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Tuesday, January 16, 2018

The 2018 PGA Merchandise Show - Do This - Don’t Do That!




The PGA Merchandise Show is a week or so away and everyone in the golf business is frantically printing, packing boxes and making meetings for golf’s annual trade show. It is the best time in our world to meet old friends, make new ones and take a look into the crazy world of golf merchandise and see what’s new! That’s all everyone wants – new, new, new!

This year will be a very special show. My 13 year old daughter, Lily, will be with me as we show our custom golf candle business, MacDuff Candles. We will be on Booth 4645 courtesy of our friends and U.S. distributor, Signs by the Sea. We started the business last year and are in many great clubs and resorts with our candles featuring club logos, clubhouses and golf course pictures. The candles are a great member guest gift too! Ok, the ad endeth!

So, as you prepare for the show here is my annual round up of Do and Don'ts for the Orlando extravaganza!
  • Wear comfortable shoes...this is no time to break in fancy new loafers
  • Don't sell on other people's booths. They have spent thousands on the space and months preparing for the show - it is just not cool. 
  • Keep hydrated. There are water fountains around the hall and it may well be the only free thing in the Orange County Convention Center (OCCC)!
  • Don't dress like you are a PGA Tour player – if you were you would be at Riviera.
  • Eat a good breakfast at your hotel because the food in the OCCC is like a hot dog in a movie theater...overcooked and overpriced. Chick-fil-A was there last year – let’s pray they made the cut for 2018
  • Be very specific about where to meet your appointment. Pick a booth, preferably a small one, so you can't miss the person you are meeting.
  • Be prepared to stand and talk. There is nowhere to sit down in the OCCC - Note to the organizers, people are here to meet, so you may want to invest in some chairs.
  • It's a long way from the 1000 aisle to the 6000 aisle so don't make three appointments in 60 minutes in three locations. It's like trying to drive from uptown to downtown in Manhattan at 4 p.m.
  • Be patient. Everyone is busy and often running a few minutes behind. Whether you are buying or selling they will come.
  • Take some time to wander the floor. It’s fun to see many of the 2018 ranges of products ahead of the market. 

See you at the Show!


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Friday, September 29, 2017

Sand Valley - America's Next Great Golf Resort

It's a long way from Milwaukee and even farther from Chicago....but, it's a whole lot easier to get to Sand Valley Golf Resort in Nekoosa, Wisconsin than Bandon Dunes in Oregon. And I guarantee you will have just as much fun. Granted you won't see the ocean, but that's a small price to pay, as this new resort, created by Mike Keiser and his team and managed by Kemper Sports is magnificent.
There is currently one course open, Sand Valley, with the second, Mammoth Dunes, opening next year. When we visited, nine holes of Mammoth were open and we snuck a look at the other nine too. Mammoth is bigger and bolder, but essentially it's over the same piece of property, so like Bandon Dunes the bar room debate will rage about which is the best course.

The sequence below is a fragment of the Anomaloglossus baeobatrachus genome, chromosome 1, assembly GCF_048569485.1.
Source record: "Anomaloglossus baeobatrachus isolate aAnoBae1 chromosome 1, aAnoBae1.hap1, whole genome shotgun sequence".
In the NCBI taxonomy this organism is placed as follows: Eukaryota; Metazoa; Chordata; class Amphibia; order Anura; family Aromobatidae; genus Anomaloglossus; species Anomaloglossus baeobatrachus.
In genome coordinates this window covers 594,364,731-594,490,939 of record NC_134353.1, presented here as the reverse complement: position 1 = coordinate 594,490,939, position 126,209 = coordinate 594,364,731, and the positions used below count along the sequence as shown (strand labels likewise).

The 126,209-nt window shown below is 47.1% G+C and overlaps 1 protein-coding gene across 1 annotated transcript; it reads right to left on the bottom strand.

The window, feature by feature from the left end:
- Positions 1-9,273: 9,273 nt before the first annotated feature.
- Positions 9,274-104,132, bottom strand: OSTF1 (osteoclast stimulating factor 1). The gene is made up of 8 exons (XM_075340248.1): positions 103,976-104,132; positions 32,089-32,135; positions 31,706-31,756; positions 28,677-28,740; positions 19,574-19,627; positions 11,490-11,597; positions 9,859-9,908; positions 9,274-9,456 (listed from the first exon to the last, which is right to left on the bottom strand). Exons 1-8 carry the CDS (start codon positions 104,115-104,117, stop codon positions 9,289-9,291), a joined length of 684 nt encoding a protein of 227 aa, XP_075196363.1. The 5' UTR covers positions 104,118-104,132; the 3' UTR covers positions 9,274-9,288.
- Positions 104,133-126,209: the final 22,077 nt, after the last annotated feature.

There's room for several other courses and no doubt that is in the works as the property seems to go on and on as far as the eye can see. Actually a third course, the par 3 course does have six holes open and despite playing off mats was great fun. We found the holes to be almost too short and hopefully when all 17 holes are open the tees will be a little further back and I'm assured they will stretch to more than a wedge. We enjoyed the bunker homage to the Devil's you know what at the 17th. Here I am playing out of it.
We stayed in the clubhouse rooms and these have the luxury of having the putting green right outside the door and easy access to the restaurant and bar. The rooms are spacious and comfortable, with lightning fast wi-fi and fabulous showers. After dinner we were blessed with a warm, clear evening for late night putting to LED lit holes. The opportunity to actually see the Milky Way is not something our city group often has and we did more looking up than looking at the golf holes. We were all a little surprised that the putting green didn't more accurately reflect the greens on the golf course - it's flat and nondescript. They would sell a whole lot more beer with a Himalayas style green and there is plenty of room to do it.

On arrival at the first tee of Sand Valley, guests are greeted by a delightful little rustic shack called Craig's Porch. This services the 1st and 10th holes and is staffed by delightful Wisconsinites serving good and very reasonably priced food. This includes an item that is already making noises - Nye's Ice Cream sandwiches. I managed one on the first and tenth on both rounds and my favorite was raspberry cheesecake. If I lived in Wisconsin I would be considerably larger than I am now - these people have great comfort food!

Sand Valley is designed by the magical duo of Bill Coore and Ben Crenshaw and has their distinctive fingerprints all over it - large landing areas, a number of central hazards and greens designed to baffle. Miss the fairway and you will have no trouble finding your ball - our group didn't lose a ball in 36 holes - but you will be challenged with your next shot. The par 3s, in particular are wonderful and a couple are reminiscent of Pine Valley. The par 5's give you a solid opportunity to make birdie if you are sensible, act your age and play off the orange tees. We did look at the black tees, but really, we were there to have fun and despite the fact that we can all play a bit we still opted to play up and enjoy the game. A couple of the caddies mentioned that high handicaps feel like they are getting their money's worth playing all the way back, which is possibly the craziest thing I have ever heard! Move a tee forward people and enjoy hitting a wedge into the greens and not a 6 iron. That's what Coore and Crenshaw want you to do! (okay, I'm off my soapbox now)